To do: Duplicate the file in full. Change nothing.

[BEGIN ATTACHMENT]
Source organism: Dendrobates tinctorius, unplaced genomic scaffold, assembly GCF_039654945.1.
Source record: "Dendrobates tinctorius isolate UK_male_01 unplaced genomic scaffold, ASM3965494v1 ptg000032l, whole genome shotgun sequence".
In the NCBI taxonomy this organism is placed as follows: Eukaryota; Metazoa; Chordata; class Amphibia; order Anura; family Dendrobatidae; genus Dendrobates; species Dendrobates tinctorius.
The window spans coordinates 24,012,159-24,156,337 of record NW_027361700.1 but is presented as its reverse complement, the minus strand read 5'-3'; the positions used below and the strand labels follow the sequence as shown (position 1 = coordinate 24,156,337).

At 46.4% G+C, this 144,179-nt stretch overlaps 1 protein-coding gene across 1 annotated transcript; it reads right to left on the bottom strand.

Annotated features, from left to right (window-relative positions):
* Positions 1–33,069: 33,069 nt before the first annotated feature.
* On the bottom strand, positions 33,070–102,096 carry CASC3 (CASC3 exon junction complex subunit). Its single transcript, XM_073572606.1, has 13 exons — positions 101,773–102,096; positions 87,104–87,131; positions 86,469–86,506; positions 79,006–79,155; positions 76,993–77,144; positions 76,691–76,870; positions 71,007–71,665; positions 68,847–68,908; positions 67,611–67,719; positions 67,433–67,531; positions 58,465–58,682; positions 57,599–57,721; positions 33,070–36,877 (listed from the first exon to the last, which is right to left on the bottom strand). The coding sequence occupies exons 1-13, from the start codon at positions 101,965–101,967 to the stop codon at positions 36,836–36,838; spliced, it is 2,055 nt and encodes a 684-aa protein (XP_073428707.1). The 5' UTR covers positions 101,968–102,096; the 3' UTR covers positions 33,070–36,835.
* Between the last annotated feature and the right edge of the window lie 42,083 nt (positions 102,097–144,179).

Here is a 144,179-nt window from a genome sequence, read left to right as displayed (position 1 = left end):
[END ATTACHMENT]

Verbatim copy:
Source organism: Dendrobates tinctorius, unplaced genomic scaffold, assembly GCF_039654945.1.
Source record: "Dendrobates tinctorius isolate UK_male_01 unplaced genomic scaffold, ASM3965494v1 ptg000032l, whole genome shotgun sequence".
In the NCBI taxonomy this organism is placed as follows: Eukaryota; Metazoa; Chordata; class Amphibia; order Anura; family Dendrobatidae; genus Dendrobates; species Dendrobates tinctorius.
The window spans coordinates 24,012,159-24,156,337 of record NW_027361700.1 but is presented as its reverse complement, the minus strand read 5'-3'; the positions used below and the strand labels follow the sequence as shown (position 1 = coordinate 24,156,337).

At 46.4% G+C, this 144,179-nt stretch overlaps 1 protein-coding gene across 1 annotated transcript; it reads right to left on the bottom strand.

Annotated features, from left to right (window-relative positions):
* Positions 1–33,069: 33,069 nt before the first annotated feature.
* On the bottom strand, positions 33,070–102,096 carry CASC3 (CASC3 exon junction complex subunit). Its single transcript, XM_073572606.1, has 13 exons — positions 101,773–102,096; positions 87,104–87,131; positions 86,469–86,506; positions 79,006–79,155; positions 76,993–77,144; positions 76,691–76,870; positions 71,007–71,665; positions 68,847–68,908; positions 67,611–67,719; positions 67,433–67,531; positions 58,465–58,682; positions 57,599–57,721; positions 33,070–36,877 (listed from the first exon to the last, which is right to left on the bottom strand). The coding sequence occupies exons 1-13, from the start codon at positions 101,965–101,967 to the stop codon at positions 36,836–36,838; spliced, it is 2,055 nt and encodes a 684-aa protein (XP_073428707.1). The 5' UTR covers positions 101,968–102,096; the 3' UTR covers positions 33,070–36,835.
* Between the last annotated feature and the right edge of the window lie 42,083 nt (positions 102,097–144,179).

Here is a 144,179-nt window from a genome sequence, read left to right as displayed (position 1 = left end):